Drosophila study hints at diet-based treatment for NGLY1 deficiency
Researchers studying Drosophila fruit flies have found that in flies, providing a common dietary supplement prevents death caused by Pngl deficiency, the fly analog of the human genetic disorder N-Glycanase 1 (NGLY1) deficiency. Findings were reported at the American Society of Human Genetics (ASHG) 2016 Annual Meeting in Vancouver, B.C.
NGLY1 deficiency, a rare, autosomal recessive disease, was first defined four years ago and has been diagnosed in about 60 individuals worldwide, explained Clement Y. Chow, PhD, Assistant Professor in the Department of Human Genetics at the University of Utah and lead author on the study. People with this disease experience developmental delays, difficulty with movement, problems with liver function, and alacrima, the inability to produce tears. Symptoms are severe, starting from birth, and patients tend to live for less than ten years.
It is caused by a lack of the enzyme NGLY1, which plays an important role in degrading misfolded proteins in the cell. Researchers believe that without NGLY1, these proteins accumulate in the cell's cytoplasm, remaining bound to and depleting the cell's supply of GlcNAc, a sugar available widely as the dietary supplement N-acetylglucosamine. NGLY1 is remarkably consistent across species, and the Drosophila analog Pngl is thought to play a similar, equally critical role in flies. In a cohort of flies engineered to lack a functional copy of Pngl, just 18 percent survive to adulthood.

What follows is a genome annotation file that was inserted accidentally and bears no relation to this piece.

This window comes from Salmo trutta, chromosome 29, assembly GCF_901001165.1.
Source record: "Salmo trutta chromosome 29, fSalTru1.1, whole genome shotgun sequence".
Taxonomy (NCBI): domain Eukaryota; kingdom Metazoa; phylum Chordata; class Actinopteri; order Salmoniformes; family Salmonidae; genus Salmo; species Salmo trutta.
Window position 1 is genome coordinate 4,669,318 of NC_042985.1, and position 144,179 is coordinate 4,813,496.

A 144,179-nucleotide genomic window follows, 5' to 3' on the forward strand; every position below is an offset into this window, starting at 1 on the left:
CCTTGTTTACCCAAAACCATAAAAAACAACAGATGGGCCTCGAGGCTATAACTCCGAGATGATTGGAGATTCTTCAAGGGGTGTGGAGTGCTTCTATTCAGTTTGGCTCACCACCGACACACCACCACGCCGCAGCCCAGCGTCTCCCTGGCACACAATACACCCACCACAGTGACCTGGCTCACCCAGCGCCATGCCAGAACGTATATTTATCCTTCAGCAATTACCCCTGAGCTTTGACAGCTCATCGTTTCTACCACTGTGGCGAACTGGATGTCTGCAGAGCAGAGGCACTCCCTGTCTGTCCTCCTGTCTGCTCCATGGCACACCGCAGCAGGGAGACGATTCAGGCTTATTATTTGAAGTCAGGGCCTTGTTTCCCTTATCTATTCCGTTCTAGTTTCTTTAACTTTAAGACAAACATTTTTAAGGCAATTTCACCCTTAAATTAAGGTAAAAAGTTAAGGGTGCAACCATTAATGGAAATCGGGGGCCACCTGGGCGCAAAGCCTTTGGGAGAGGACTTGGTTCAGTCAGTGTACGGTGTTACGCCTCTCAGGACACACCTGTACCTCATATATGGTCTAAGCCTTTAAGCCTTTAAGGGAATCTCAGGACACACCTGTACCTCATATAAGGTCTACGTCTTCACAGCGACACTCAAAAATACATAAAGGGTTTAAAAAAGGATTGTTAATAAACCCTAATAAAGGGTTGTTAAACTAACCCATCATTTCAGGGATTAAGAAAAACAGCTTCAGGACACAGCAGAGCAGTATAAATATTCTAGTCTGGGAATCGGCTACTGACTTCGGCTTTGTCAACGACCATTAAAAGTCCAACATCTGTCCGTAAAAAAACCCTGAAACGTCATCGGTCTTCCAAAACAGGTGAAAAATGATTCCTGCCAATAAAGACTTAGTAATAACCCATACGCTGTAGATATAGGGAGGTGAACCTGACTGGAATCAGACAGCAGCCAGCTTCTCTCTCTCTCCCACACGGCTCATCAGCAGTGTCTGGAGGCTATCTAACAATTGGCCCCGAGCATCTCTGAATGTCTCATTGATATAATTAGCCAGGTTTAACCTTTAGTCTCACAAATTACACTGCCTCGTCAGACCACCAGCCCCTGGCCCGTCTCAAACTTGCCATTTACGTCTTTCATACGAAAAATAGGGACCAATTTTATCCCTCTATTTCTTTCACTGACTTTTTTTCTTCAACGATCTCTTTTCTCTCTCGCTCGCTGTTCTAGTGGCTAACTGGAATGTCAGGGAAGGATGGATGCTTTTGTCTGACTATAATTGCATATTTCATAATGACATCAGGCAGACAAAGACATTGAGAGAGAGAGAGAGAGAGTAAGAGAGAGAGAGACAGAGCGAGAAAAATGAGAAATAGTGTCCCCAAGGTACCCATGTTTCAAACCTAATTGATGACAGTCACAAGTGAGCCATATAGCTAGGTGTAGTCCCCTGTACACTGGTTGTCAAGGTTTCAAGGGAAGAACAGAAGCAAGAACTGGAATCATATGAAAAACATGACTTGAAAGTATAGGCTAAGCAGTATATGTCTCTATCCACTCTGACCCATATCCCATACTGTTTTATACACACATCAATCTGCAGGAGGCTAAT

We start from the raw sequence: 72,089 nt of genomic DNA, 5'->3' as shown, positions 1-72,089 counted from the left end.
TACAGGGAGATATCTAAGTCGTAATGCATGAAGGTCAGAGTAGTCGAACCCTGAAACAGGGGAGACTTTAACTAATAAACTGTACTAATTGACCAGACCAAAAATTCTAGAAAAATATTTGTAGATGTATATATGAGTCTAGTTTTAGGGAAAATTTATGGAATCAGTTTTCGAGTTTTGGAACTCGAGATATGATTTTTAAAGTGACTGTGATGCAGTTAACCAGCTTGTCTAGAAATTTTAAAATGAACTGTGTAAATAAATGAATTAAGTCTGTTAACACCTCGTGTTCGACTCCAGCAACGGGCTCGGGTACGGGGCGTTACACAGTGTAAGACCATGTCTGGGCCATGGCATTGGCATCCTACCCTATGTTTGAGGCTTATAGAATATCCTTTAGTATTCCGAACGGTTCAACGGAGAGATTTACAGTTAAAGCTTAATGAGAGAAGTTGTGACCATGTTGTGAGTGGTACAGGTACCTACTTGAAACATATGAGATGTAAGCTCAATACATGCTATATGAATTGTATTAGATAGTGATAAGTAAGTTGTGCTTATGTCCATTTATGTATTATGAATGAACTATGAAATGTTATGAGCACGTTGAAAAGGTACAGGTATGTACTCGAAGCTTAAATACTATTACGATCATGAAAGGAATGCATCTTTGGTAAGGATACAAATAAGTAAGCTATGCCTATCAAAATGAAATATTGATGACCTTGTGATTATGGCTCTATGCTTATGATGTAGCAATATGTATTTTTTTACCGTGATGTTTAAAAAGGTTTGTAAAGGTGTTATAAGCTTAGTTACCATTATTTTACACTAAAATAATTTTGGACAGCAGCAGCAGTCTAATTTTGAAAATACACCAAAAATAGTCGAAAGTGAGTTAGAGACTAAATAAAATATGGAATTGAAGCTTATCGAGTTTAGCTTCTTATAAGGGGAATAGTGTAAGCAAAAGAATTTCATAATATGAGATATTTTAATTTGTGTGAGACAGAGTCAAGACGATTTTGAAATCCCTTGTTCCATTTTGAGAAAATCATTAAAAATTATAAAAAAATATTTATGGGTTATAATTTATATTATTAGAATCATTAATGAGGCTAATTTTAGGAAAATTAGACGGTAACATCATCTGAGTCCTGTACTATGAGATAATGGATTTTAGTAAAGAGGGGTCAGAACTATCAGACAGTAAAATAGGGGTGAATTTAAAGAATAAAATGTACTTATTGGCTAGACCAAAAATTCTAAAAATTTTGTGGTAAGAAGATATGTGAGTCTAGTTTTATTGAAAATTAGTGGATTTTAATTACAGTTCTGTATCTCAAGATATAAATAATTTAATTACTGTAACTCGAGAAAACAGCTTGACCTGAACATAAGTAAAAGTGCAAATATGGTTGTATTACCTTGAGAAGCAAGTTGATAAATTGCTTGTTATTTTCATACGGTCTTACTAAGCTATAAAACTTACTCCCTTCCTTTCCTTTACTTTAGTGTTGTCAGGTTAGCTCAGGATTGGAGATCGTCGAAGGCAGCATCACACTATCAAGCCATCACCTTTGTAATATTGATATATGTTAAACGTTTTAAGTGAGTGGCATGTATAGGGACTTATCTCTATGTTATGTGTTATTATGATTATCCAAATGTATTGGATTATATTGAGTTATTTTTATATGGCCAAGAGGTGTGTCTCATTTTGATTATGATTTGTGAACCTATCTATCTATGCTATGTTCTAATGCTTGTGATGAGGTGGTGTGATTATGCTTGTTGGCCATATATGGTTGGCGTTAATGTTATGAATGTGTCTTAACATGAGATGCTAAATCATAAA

"Because GlcNAc is non-toxic and so widely available, we thought we'd try providing flies with it as a supplement to restore the cell's supply," Dr. Chow said. He and his colleagues treated a cohort of Pngl-deficient flies with GlcNAc from birth. In this group, nearly 70 percent survived to adulthood.
While the results are dramatic, many steps remain before this approach could be tested for potential implementation in humans, Dr. Chow cautioned. The study took place in a Drosophila flies, and there are key differences between fly and human biology to consider. In addition, the flies were given GlcNAc supplement since birth. This would be nearly impossible in humans, who are severely affected even as infants and are unlikely to be diagnosed for at least the first several months of life.
"Even if such a treatment could alleviate symptoms, it would not be a cure - patients would still be unable to produce NGLY1," he added.
Nevertheless, the researchers are hopeful about its potential. They are starting to study the pathway involved to better understand how GlcNAc restores proper cell function in flies and whether it might have the same effect in humans. They are also exploring testing the treatment in mice.